That genes, located on chromosomes, are the hereditary material was known to scientists in the early twentieth century. That genes are segments of DNA became evident from the work of Griffith on bacterial transformation.
The bacterium Streptococcus pneumoniae when grown in the lab forms smooth colonies and when injected into mice kill them. A mutant of this bacterium forms rough colonies and is harmless to mice. In 1928, Frederick Griffith found that if the smooth virulent form of Streptococcus is killed and mixed with the harmless rough form of Streptococcus the latter becomes virulent (killer). This change (or transformation) of the bacteria from harmless to virulent is termed bacterial transformation.
In 1944, Avery, Mcleod and McCarty extracted DNA from the virulent smooth Streptococcus and mixed it with the non-virulent rough variety. The non-rough variety became virulent and had a smooth coat. This did not happen when DNA of the virulent form was digested with the enzyme DNase and then mixed. Thus it became clear that DNA was the transforming principle.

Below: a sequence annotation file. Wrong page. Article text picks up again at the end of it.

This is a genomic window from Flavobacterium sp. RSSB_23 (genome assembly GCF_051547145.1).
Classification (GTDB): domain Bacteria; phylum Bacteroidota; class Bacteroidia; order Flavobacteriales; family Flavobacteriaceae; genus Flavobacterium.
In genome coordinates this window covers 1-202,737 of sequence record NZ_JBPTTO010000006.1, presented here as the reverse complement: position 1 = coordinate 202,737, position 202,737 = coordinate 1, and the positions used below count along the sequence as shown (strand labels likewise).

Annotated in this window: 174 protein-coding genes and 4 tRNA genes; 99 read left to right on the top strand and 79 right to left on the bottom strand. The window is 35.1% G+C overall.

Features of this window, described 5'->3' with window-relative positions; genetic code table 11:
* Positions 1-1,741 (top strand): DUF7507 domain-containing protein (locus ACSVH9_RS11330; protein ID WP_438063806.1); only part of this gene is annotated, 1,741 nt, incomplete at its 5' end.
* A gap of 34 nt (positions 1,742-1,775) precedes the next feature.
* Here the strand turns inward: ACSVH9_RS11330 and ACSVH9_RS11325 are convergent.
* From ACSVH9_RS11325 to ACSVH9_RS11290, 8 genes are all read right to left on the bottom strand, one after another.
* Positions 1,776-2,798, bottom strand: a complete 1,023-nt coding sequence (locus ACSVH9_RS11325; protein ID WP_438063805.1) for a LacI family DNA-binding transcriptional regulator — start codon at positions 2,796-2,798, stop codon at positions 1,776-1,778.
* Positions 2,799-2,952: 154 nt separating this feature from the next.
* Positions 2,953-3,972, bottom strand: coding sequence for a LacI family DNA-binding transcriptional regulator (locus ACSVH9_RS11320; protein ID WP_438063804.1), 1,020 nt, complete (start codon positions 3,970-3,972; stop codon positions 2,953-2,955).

Later Hershey and Chase in 1952 used T2 bacteriophage, a virus which infects bacteria for their experiments. They labelled the protein coat of the virus with radioactive isotope of sulphur 35S. When the virus was introduced into the bacteria, no radioactivity was found inside the bacteria as the viral coat was left outside. When they labelled viral DNA with 52P32 or radioactive phosphorus, radioactivity was found inside the bacteria. It bacame clear that new generations of the virus were reproduced inside bacteria because of viral DNA.
These experiments confirmed that DNA is the genetic material and genes are made of Deoxyribonucleic Acid or DNA.